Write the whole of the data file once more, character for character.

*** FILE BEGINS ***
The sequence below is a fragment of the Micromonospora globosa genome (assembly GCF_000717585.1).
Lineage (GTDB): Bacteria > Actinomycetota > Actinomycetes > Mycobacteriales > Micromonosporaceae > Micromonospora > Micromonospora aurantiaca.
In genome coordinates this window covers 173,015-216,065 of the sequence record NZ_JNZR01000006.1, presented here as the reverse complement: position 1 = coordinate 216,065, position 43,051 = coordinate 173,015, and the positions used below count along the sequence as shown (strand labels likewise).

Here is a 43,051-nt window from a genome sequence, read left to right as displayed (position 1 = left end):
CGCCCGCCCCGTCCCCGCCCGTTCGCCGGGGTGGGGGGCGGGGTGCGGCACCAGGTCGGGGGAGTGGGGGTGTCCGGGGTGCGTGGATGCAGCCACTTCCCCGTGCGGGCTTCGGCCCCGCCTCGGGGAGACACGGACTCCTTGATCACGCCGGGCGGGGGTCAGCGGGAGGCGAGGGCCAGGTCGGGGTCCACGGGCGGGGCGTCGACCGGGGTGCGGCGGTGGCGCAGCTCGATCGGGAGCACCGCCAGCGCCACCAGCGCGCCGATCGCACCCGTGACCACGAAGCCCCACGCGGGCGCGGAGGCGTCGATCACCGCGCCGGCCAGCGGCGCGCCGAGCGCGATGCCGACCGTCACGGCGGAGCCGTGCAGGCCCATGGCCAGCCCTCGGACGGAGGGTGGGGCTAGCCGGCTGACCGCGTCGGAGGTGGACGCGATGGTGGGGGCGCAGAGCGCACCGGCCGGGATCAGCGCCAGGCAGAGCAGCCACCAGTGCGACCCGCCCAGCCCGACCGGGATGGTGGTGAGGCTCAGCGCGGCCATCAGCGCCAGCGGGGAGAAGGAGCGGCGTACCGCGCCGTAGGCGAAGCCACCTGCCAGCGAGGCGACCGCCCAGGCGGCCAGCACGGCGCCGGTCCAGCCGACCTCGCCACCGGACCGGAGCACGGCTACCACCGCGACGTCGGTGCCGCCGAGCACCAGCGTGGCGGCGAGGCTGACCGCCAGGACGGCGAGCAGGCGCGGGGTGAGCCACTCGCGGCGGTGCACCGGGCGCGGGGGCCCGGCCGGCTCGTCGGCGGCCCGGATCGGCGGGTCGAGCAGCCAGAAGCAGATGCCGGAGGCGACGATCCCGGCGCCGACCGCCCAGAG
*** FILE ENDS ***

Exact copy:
The sequence below is a fragment of the Micromonospora globosa genome (assembly GCF_000717585.1).
Lineage (GTDB): Bacteria > Actinomycetota > Actinomycetes > Mycobacteriales > Micromonosporaceae > Micromonospora > Micromonospora aurantiaca.
In genome coordinates this window covers 173,015-216,065 of the sequence record NZ_JNZR01000006.1, presented here as the reverse complement: position 1 = coordinate 216,065, position 43,051 = coordinate 173,015, and the positions used below count along the sequence as shown (strand labels likewise).

Here is a 43,051-nt window from a genome sequence, read left to right as displayed (position 1 = left end):
CGCCCGCCCCGTCCCCGCCCGTTCGCCGGGGTGGGGGGCGGGGTGCGGCACCAGGTCGGGGGAGTGGGGGTGTCCGGGGTGCGTGGATGCAGCCACTTCCCCGTGCGGGCTTCGGCCCCGCCTCGGGGAGACACGGACTCCTTGATCACGCCGGGCGGGGGTCAGCGGGAGGCGAGGGCCAGGTCGGGGTCCACGGGCGGGGCGTCGACCGGGGTGCGGCGGTGGCGCAGCTCGATCGGGAGCACCGCCAGCGCCACCAGCGCGCCGATCGCACCCGTGACCACGAAGCCCCACGCGGGCGCGGAGGCGTCGATCACCGCGCCGGCCAGCGGCGCGCCGAGCGCGATGCCGACCGTCACGGCGGAGCCGTGCAGGCCCATGGCCAGCCCTCGGACGGAGGGTGGGGCTAGCCGGCTGACCGCGTCGGAGGTGGACGCGATGGTGGGGGCGCAGAGCGCACCGGCCGGGATCAGCGCCAGGCAGAGCAGCCACCAGTGCGACCCGCCCAGCCCGACCGGGATGGTGGTGAGGCTCAGCGCGGCCATCAGCGCCAGCGGGGAGAAGGAGCGGCGTACCGCGCCGTAGGCGAAGCCACCTGCCAGCGAGGCGACCGCCCAGGCGGCCAGCACGGCGCCGGTCCAGCCGACCTCGCCACCGGACCGGAGCACGGCTACCACCGCGACGTCGGTGCCGCCGAGCACCAGCGTGGCGGCGAGGCTGACCGCCAGGACGGCGAGCAGGCGCGGGGTGAGCCACTCGCGGCGGTGCACCGGGCGCGGGGGCCCGGCCGGCTCGTCGGCGGCCCGGATCGGCGGGTCGAGCAGCCAGAAGCAGATGCCGGAGGCGACGATCCCGGCGCCGACCGCCCAGAG